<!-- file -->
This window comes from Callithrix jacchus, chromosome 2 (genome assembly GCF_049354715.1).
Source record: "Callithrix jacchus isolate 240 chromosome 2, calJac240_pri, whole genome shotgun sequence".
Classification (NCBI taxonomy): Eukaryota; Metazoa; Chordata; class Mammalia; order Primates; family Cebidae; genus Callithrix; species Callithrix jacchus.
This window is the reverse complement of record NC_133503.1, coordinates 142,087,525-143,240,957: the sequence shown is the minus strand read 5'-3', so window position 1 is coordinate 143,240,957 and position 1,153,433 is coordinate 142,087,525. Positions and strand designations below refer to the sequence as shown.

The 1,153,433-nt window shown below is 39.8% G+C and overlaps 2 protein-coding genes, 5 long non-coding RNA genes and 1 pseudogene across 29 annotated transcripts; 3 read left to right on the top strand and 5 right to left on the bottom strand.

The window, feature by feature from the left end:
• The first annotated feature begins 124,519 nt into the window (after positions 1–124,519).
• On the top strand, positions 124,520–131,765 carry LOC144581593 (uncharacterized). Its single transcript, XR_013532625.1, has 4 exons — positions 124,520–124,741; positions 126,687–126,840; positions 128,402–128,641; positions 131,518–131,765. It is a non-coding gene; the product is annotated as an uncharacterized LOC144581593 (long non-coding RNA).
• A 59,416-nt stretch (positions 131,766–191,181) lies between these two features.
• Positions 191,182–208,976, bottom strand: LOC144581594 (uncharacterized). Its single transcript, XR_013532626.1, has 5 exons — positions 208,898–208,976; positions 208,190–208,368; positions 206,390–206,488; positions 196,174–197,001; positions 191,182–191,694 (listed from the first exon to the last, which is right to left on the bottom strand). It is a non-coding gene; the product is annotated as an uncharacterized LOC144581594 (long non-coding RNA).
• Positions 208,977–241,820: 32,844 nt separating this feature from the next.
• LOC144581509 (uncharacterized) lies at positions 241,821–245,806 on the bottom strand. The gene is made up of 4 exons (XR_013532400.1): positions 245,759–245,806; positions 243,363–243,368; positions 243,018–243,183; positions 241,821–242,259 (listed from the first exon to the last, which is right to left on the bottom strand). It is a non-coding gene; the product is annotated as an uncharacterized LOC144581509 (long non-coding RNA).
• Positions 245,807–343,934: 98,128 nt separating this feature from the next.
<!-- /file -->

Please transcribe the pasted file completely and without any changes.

This window comes from Callithrix jacchus, chromosome 2 (genome assembly GCF_049354715.1).
Source record: "Callithrix jacchus isolate 240 chromosome 2, calJac240_pri, whole genome shotgun sequence".
Classification (NCBI taxonomy): Eukaryota; Metazoa; Chordata; class Mammalia; order Primates; family Cebidae; genus Callithrix; species Callithrix jacchus.
This window is the reverse complement of record NC_133503.1, coordinates 142,087,525-143,240,957: the sequence shown is the minus strand read 5'-3', so window position 1 is coordinate 143,240,957 and position 1,153,433 is coordinate 142,087,525. Positions and strand designations below refer to the sequence as shown.

The 1,153,433-nt window shown below is 39.8% G+C and overlaps 2 protein-coding genes, 5 long non-coding RNA genes and 1 pseudogene across 29 annotated transcripts; 3 read left to right on the top strand and 5 right to left on the bottom strand.

The window, feature by feature from the left end:
• The first annotated feature begins 124,519 nt into the window (after positions 1–124,519).
• On the top strand, positions 124,520–131,765 carry LOC144581593 (uncharacterized). Its single transcript, XR_013532625.1, has 4 exons — positions 124,520–124,741; positions 126,687–126,840; positions 128,402–128,641; positions 131,518–131,765. It is a non-coding gene; the product is annotated as an uncharacterized LOC144581593 (long non-coding RNA).
• A 59,416-nt stretch (positions 131,766–191,181) lies between these two features.
• Positions 191,182–208,976, bottom strand: LOC144581594 (uncharacterized). Its single transcript, XR_013532626.1, has 5 exons — positions 208,898–208,976; positions 208,190–208,368; positions 206,390–206,488; positions 196,174–197,001; positions 191,182–191,694 (listed from the first exon to the last, which is right to left on the bottom strand). It is a non-coding gene; the product is annotated as an uncharacterized LOC144581594 (long non-coding RNA).
• Positions 208,977–241,820: 32,844 nt separating this feature from the next.
• LOC144581509 (uncharacterized) lies at positions 241,821–245,806 on the bottom strand. The gene is made up of 4 exons (XR_013532400.1): positions 245,759–245,806; positions 243,363–243,368; positions 243,018–243,183; positions 241,821–242,259 (listed from the first exon to the last, which is right to left on the bottom strand). It is a non-coding gene; the product is annotated as an uncharacterized LOC144581509 (long non-coding RNA).
• Positions 245,807–343,934: 98,128 nt separating this feature from the next.